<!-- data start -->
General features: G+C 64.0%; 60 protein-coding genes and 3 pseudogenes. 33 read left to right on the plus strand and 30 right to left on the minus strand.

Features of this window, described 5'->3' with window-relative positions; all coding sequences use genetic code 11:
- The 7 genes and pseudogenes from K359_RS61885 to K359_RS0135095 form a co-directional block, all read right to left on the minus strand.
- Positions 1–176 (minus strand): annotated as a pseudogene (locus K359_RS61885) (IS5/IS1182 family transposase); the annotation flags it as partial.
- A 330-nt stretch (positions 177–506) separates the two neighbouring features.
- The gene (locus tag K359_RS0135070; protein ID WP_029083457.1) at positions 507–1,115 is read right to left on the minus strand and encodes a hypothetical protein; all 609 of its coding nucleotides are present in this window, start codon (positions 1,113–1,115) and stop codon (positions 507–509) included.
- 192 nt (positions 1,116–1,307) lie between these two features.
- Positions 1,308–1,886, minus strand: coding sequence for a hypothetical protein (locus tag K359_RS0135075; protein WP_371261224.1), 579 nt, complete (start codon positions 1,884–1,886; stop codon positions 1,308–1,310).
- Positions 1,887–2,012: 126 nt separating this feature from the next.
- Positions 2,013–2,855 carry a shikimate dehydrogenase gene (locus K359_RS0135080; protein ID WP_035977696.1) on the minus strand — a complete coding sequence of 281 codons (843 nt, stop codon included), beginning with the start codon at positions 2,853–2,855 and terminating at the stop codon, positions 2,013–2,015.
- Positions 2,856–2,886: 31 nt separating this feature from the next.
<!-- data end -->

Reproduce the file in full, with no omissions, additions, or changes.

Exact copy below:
General features: G+C 64.0%; 60 protein-coding genes and 3 pseudogenes. 33 read left to right on the plus strand and 30 right to left on the minus strand.

Features of this window, described 5'->3' with window-relative positions; all coding sequences use genetic code 11:
- The 7 genes and pseudogenes from K359_RS61885 to K359_RS0135095 form a co-directional block, all read right to left on the minus strand.
- Positions 1–176 (minus strand): annotated as a pseudogene (locus K359_RS61885) (IS5/IS1182 family transposase); the annotation flags it as partial.
- A 330-nt stretch (positions 177–506) separates the two neighbouring features.
- The gene (locus tag K359_RS0135070; protein ID WP_029083457.1) at positions 507–1,115 is read right to left on the minus strand and encodes a hypothetical protein; all 609 of its coding nucleotides are present in this window, start codon (positions 1,113–1,115) and stop codon (positions 507–509) included.
- 192 nt (positions 1,116–1,307) lie between these two features.
- Positions 1,308–1,886, minus strand: coding sequence for a hypothetical protein (locus tag K359_RS0135075; protein WP_371261224.1), 579 nt, complete (start codon positions 1,884–1,886; stop codon positions 1,308–1,310).
- Positions 1,887–2,012: 126 nt separating this feature from the next.
- Positions 2,013–2,855 carry a shikimate dehydrogenase gene (locus K359_RS0135080; protein ID WP_035977696.1) on the minus strand — a complete coding sequence of 281 codons (843 nt, stop codon included), beginning with the start codon at positions 2,853–2,855 and terminating at the stop codon, positions 2,013–2,015.
- Positions 2,856–2,886: 31 nt separating this feature from the next.